If chambering a round deforms or otherwise mars the bullet, it may have a decrease in accuracy. Even a damaged case can change the point of impact for very long range shots. Also, accuracy is a relative term. Anything that varies the variables from those present when you shoot from your benchrest conditions will change the point of impact and therefore "accuracy".
If you are looking at "Minute of Elk" accuracy out too 300-400 yards (meaning good enough for shooting an elk at that distance under hunting conditions and keeping the bullet in the vitals), then it is unlikely that rechambering a round will have any significant impact. If you are shooting 1,000 yard elk from a prone position or other similar high-accuracy styles of hunting, then you are in a different definition of accuracy and I wouldn't do anything that might change any variable from my benchrest shooting, and that includes cycling a bullet through the gun multiple times.
Another important factor is bolt versus semi-auto (ignoring lever, pump, and other actions as they are much less common). Bolt guns are gentler on the rounds and often the round is guided into the chamber with very little contact with the throat of the barrel. On magazine fed semi-autos, the bullet feed ramps can mar the bullet a little, especially because releasing the bolt into the bullet is a much more forceful action and the feed ramps are designed for ensuring cycling under a wide variety of conditions. Here, multiple chamberings can have an effect on the bullet quickly.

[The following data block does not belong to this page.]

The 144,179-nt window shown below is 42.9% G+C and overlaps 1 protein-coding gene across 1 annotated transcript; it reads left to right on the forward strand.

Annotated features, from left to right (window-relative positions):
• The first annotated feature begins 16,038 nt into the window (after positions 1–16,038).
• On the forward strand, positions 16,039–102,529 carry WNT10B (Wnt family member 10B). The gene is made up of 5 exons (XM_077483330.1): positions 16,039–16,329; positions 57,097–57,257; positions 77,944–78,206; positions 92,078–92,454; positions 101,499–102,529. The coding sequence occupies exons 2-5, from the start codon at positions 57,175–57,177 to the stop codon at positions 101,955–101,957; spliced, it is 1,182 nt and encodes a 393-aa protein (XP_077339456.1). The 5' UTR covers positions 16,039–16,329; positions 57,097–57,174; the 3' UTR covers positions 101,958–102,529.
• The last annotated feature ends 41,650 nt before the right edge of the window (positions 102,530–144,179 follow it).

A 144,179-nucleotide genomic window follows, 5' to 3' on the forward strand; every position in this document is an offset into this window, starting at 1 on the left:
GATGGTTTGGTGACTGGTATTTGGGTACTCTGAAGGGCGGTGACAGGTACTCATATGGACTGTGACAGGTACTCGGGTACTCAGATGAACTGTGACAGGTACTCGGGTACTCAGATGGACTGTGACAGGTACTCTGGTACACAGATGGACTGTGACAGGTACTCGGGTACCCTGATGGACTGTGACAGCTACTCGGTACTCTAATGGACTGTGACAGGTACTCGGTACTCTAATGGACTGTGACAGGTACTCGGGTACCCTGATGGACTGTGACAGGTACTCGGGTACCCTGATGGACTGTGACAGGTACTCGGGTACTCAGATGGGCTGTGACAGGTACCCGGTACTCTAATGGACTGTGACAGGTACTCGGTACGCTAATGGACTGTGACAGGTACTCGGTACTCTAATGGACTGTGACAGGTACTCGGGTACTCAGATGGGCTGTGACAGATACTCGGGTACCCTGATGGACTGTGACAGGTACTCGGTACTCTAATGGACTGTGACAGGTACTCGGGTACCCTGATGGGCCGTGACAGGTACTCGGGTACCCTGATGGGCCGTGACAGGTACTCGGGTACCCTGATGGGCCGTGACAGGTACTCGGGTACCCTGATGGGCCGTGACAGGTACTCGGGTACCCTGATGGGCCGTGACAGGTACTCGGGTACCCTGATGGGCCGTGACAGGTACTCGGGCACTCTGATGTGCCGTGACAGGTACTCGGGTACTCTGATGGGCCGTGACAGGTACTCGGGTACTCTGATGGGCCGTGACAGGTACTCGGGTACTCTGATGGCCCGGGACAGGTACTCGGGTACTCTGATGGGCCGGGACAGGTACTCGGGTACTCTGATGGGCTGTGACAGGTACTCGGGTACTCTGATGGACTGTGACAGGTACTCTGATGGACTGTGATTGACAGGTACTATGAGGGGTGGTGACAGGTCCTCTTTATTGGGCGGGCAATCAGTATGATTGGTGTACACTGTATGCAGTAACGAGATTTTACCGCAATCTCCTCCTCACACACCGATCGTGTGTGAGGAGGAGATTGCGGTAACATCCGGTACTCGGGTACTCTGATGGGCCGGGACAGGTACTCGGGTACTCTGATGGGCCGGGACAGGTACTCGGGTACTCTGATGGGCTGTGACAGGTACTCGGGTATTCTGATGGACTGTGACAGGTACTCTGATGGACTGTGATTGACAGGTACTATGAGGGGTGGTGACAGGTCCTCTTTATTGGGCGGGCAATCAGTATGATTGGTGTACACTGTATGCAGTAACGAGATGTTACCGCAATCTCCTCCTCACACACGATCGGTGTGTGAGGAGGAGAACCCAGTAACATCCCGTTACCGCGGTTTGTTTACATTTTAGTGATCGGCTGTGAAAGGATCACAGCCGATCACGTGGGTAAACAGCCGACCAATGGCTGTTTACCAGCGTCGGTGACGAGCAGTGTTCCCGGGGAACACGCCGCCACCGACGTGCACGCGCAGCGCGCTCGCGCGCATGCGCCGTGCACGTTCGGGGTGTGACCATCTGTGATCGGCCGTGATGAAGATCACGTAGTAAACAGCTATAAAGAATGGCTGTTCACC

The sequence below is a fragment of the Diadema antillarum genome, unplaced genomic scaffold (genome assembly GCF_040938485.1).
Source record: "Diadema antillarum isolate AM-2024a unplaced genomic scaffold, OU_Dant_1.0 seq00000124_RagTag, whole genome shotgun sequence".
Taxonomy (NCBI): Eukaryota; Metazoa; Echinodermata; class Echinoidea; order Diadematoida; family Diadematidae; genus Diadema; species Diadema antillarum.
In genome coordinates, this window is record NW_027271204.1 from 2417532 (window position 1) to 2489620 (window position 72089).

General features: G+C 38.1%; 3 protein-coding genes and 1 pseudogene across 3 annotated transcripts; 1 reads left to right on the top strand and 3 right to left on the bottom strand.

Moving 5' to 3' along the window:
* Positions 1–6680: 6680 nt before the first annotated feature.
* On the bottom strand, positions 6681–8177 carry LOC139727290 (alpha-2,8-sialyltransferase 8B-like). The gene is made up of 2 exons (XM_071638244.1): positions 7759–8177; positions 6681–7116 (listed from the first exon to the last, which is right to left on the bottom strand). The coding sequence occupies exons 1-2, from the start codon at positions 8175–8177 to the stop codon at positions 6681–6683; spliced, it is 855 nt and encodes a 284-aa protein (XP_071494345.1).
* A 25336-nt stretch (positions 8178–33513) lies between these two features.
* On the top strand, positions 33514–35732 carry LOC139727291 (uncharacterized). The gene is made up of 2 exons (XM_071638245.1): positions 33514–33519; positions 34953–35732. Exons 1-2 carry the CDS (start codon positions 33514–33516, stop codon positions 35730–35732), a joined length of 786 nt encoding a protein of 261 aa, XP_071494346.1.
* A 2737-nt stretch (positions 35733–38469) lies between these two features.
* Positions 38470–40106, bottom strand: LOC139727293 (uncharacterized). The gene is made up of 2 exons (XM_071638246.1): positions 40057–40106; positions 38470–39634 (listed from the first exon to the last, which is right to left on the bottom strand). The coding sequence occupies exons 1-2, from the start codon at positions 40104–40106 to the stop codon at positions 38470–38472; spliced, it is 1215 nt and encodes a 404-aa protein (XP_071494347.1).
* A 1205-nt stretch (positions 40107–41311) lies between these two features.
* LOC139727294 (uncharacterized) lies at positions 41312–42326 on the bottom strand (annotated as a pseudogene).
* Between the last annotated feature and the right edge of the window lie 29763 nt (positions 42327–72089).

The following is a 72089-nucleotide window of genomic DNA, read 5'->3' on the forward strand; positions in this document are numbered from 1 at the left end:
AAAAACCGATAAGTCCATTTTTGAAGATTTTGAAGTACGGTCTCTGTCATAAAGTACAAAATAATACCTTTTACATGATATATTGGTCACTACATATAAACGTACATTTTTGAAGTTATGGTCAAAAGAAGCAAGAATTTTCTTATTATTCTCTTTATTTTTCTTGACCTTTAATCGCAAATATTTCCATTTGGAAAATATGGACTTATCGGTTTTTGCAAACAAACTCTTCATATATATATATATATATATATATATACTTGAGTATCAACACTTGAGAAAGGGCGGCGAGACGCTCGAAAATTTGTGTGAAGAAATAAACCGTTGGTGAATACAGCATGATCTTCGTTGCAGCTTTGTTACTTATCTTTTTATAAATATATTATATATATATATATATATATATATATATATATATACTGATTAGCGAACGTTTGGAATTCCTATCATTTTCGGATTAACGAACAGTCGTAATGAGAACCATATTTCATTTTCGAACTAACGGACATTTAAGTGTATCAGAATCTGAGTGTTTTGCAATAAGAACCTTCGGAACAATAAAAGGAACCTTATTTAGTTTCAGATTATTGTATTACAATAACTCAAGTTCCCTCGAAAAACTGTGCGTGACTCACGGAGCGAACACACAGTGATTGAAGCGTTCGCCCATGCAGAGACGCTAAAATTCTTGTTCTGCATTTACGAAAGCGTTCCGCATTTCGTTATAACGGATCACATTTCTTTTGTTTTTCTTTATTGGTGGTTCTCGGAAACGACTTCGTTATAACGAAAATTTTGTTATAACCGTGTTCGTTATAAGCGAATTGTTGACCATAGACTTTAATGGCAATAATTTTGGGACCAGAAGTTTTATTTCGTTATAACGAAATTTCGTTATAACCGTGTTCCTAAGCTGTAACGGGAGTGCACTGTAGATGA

I use a .300 Win Mag Nemo Omen like this one, and have to cycle the rounds in when I am out hunting.
My practice is to keep that same one round rechambering each time I go out, but the other rounds in the magazine I leave pristine. If I take a quick snap shot with the round in the magazine, it is because the elk are close (<300 yards) and the round's problems are probably not going to drive me out of that 18 inch circle of vitals. If it is farther out to where I have time and need to make a more precise shot, I will eject that top round. This has the added advantage of chambering the round just like I do in benchrest conditions. I let the charging handle fly free to seat the round, then I am going to immediately fire it. It hasn't been bumping along all day where minute changes of pressure on the bolt might change how the round sits in the throat of the barrel.
One thing I do to help preserve the surface of the bullet as it enters the throat of the barrel is to hand-load the round rather than let it be stripped from the magazine. The round can also be damaged when the ejector throws it out, especially if you are shooting plastic tipped (ballistic tipped) bullets as the plastic is really easy to damage. This makes the top round loaded in a way that doesn't duplicate my benchrest technique, but that top round is for shorter shots anyway.